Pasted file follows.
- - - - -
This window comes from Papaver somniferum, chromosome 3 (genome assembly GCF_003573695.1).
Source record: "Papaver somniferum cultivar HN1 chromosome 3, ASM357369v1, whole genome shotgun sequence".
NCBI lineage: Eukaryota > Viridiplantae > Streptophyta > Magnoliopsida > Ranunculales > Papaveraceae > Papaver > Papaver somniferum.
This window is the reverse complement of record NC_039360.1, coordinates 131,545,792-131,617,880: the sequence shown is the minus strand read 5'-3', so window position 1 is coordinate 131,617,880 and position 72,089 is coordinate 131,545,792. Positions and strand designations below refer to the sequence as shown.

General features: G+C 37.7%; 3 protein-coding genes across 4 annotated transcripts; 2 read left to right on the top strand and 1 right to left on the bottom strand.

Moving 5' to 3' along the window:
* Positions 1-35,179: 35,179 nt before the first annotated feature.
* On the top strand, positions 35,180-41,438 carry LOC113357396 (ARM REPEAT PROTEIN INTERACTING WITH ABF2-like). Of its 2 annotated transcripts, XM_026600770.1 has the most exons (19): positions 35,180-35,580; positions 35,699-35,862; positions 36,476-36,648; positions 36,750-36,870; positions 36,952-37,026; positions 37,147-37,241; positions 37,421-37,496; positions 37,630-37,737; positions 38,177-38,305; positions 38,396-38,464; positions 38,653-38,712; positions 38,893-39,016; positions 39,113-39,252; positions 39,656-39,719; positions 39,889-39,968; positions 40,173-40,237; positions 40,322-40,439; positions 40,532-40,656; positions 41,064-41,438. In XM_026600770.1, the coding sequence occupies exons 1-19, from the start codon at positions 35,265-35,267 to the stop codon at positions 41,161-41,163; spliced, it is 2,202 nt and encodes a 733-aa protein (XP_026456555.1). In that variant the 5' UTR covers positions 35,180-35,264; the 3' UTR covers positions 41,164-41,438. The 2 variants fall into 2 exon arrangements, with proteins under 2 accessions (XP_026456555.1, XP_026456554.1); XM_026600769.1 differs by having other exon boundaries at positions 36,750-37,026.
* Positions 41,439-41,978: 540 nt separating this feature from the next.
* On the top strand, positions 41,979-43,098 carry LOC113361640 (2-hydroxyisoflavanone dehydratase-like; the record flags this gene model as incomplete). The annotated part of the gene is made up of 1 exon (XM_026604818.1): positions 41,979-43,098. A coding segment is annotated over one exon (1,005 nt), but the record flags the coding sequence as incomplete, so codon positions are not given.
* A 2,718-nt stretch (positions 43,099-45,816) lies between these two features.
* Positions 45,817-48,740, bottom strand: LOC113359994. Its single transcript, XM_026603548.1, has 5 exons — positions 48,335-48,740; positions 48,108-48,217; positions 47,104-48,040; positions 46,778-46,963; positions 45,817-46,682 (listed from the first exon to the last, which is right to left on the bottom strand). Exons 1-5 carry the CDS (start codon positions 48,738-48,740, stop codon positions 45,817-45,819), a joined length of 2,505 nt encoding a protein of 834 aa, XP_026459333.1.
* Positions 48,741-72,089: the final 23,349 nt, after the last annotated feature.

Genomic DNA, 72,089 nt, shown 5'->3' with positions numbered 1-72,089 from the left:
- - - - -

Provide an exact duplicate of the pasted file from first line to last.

This window comes from Papaver somniferum, chromosome 3 (genome assembly GCF_003573695.1).
Source record: "Papaver somniferum cultivar HN1 chromosome 3, ASM357369v1, whole genome shotgun sequence".
NCBI lineage: Eukaryota > Viridiplantae > Streptophyta > Magnoliopsida > Ranunculales > Papaveraceae > Papaver > Papaver somniferum.
This window is the reverse complement of record NC_039360.1, coordinates 131,545,792-131,617,880: the sequence shown is the minus strand read 5'-3', so window position 1 is coordinate 131,617,880 and position 72,089 is coordinate 131,545,792. Positions and strand designations below refer to the sequence as shown.

General features: G+C 37.7%; 3 protein-coding genes across 4 annotated transcripts; 2 read left to right on the top strand and 1 right to left on the bottom strand.

Moving 5' to 3' along the window:
* Positions 1-35,179: 35,179 nt before the first annotated feature.
* On the top strand, positions 35,180-41,438 carry LOC113357396 (ARM REPEAT PROTEIN INTERACTING WITH ABF2-like). Of its 2 annotated transcripts, XM_026600770.1 has the most exons (19): positions 35,180-35,580; positions 35,699-35,862; positions 36,476-36,648; positions 36,750-36,870; positions 36,952-37,026; positions 37,147-37,241; positions 37,421-37,496; positions 37,630-37,737; positions 38,177-38,305; positions 38,396-38,464; positions 38,653-38,712; positions 38,893-39,016; positions 39,113-39,252; positions 39,656-39,719; positions 39,889-39,968; positions 40,173-40,237; positions 40,322-40,439; positions 40,532-40,656; positions 41,064-41,438. In XM_026600770.1, the coding sequence occupies exons 1-19, from the start codon at positions 35,265-35,267 to the stop codon at positions 41,161-41,163; spliced, it is 2,202 nt and encodes a 733-aa protein (XP_026456555.1). In that variant the 5' UTR covers positions 35,180-35,264; the 3' UTR covers positions 41,164-41,438. The 2 variants fall into 2 exon arrangements, with proteins under 2 accessions (XP_026456555.1, XP_026456554.1); XM_026600769.1 differs by having other exon boundaries at positions 36,750-37,026.
* Positions 41,439-41,978: 540 nt separating this feature from the next.
* On the top strand, positions 41,979-43,098 carry LOC113361640 (2-hydroxyisoflavanone dehydratase-like; the record flags this gene model as incomplete). The annotated part of the gene is made up of 1 exon (XM_026604818.1): positions 41,979-43,098. A coding segment is annotated over one exon (1,005 nt), but the record flags the coding sequence as incomplete, so codon positions are not given.
* A 2,718-nt stretch (positions 43,099-45,816) lies between these two features.
* Positions 45,817-48,740, bottom strand: LOC113359994. Its single transcript, XM_026603548.1, has 5 exons — positions 48,335-48,740; positions 48,108-48,217; positions 47,104-48,040; positions 46,778-46,963; positions 45,817-46,682 (listed from the first exon to the last, which is right to left on the bottom strand). Exons 1-5 carry the CDS (start codon positions 48,738-48,740, stop codon positions 45,817-45,819), a joined length of 2,505 nt encoding a protein of 834 aa, XP_026459333.1.
* Positions 48,741-72,089: the final 23,349 nt, after the last annotated feature.

Genomic DNA, 72,089 nt, shown 5'->3' with positions numbered 1-72,089 from the left: